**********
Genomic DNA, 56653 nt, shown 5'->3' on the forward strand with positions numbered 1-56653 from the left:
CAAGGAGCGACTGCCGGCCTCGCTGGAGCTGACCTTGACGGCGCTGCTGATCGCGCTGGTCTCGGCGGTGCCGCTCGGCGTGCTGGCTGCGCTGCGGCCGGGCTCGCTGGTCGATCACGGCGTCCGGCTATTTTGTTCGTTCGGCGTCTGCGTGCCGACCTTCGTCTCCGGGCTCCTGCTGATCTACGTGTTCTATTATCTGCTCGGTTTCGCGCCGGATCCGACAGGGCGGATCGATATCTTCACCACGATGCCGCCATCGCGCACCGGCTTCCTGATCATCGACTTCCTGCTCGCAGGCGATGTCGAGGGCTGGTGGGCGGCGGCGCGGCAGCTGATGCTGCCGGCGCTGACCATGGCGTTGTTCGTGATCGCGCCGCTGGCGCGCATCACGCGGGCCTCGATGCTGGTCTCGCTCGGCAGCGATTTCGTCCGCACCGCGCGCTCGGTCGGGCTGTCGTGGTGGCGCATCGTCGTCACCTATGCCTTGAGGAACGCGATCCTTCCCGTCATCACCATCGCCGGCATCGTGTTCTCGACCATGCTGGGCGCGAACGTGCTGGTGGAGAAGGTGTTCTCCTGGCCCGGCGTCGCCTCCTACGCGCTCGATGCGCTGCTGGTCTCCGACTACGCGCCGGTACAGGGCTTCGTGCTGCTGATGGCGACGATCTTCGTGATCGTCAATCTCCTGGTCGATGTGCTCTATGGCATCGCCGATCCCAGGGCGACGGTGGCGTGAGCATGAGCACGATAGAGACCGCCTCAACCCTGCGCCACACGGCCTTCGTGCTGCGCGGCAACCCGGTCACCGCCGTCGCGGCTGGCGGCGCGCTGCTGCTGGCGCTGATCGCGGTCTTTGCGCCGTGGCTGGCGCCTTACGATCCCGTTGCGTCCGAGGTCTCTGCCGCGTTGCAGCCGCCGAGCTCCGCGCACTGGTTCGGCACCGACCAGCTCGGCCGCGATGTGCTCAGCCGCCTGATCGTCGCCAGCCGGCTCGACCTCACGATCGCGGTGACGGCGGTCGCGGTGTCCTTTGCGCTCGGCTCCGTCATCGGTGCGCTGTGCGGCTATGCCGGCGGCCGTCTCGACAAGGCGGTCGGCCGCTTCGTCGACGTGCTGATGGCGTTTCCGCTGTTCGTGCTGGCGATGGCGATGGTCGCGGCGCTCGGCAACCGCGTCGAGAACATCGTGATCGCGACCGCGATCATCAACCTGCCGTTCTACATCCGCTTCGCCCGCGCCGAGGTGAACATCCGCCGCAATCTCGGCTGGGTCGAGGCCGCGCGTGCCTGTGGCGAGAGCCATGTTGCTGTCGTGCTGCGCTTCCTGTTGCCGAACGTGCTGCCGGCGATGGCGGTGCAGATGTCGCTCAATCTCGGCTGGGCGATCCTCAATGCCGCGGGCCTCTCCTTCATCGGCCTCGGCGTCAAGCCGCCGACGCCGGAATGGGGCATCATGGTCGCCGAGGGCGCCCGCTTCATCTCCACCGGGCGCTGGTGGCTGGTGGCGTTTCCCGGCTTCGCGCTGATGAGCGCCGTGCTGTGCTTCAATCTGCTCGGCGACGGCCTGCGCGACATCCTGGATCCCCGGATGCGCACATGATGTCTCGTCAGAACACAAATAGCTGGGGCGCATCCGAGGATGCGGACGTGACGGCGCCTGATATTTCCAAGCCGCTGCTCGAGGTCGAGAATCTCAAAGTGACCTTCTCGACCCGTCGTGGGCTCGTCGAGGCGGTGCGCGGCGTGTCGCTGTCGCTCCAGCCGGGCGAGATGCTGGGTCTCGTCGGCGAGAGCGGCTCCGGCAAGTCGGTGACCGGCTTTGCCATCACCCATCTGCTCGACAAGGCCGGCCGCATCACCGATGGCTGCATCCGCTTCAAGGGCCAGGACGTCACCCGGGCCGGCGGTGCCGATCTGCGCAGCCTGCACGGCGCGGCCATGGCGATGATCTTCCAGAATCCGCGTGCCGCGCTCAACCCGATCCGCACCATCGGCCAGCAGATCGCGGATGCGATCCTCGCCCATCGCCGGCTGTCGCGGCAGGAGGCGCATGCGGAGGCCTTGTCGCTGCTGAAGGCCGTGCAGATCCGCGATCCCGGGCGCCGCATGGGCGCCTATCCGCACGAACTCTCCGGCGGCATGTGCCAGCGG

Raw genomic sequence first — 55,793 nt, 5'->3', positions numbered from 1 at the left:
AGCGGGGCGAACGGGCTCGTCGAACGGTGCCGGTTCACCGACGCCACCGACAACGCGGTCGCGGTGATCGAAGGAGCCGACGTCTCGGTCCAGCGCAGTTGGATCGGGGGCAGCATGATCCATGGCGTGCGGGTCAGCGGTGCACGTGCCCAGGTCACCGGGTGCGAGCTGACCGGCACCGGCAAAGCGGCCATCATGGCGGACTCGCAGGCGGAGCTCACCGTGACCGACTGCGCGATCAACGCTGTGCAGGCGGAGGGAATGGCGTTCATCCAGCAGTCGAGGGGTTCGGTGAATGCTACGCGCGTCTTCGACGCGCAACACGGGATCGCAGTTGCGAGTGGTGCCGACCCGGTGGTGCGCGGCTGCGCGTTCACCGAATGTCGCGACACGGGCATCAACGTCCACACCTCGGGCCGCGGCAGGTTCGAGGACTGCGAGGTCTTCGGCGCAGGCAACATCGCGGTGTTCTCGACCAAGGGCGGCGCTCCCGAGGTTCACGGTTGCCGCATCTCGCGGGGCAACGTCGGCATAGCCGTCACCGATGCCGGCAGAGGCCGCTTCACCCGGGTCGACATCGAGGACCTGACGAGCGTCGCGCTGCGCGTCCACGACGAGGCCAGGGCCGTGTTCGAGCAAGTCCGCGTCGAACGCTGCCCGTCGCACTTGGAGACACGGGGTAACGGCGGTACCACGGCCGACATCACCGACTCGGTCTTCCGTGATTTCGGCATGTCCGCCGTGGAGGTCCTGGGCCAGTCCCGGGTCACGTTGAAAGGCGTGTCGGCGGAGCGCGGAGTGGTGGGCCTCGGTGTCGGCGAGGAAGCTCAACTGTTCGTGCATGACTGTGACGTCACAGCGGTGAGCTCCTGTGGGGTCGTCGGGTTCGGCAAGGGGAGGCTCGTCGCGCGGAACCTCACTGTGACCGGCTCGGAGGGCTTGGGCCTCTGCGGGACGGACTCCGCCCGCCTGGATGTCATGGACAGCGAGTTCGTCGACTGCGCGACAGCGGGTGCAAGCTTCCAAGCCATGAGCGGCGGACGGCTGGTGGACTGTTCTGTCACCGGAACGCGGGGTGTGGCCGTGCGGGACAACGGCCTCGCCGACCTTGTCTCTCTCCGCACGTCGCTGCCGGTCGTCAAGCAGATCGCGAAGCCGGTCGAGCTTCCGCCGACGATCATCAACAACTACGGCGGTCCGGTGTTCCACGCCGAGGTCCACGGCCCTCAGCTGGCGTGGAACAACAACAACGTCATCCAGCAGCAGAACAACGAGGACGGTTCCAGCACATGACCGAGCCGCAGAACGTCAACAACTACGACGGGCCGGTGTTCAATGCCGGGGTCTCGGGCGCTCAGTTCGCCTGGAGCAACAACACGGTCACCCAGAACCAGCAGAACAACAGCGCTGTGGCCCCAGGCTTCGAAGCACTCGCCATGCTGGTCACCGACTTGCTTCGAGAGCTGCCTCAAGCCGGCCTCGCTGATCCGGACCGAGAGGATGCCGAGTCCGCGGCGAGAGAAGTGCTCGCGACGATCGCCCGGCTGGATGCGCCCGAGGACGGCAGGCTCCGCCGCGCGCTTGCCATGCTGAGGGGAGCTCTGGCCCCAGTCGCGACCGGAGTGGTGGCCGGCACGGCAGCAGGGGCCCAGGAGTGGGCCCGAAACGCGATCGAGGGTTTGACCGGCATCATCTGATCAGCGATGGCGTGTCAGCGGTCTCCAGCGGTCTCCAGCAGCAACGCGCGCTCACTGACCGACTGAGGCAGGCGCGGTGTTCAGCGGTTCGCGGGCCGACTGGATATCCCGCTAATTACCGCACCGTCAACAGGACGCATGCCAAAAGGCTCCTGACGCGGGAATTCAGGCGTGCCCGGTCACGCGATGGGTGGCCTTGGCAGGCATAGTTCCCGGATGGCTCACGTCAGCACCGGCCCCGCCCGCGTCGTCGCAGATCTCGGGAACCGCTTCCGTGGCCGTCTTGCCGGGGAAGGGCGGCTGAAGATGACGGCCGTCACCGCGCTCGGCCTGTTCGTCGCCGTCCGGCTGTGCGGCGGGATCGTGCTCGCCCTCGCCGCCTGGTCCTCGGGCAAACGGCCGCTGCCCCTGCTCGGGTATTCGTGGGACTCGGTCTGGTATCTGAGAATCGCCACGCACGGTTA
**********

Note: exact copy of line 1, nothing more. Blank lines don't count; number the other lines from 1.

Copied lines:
Genomic DNA, 56653 nt, shown 5'->3' on the forward strand with positions numbered 1-56653 from the left: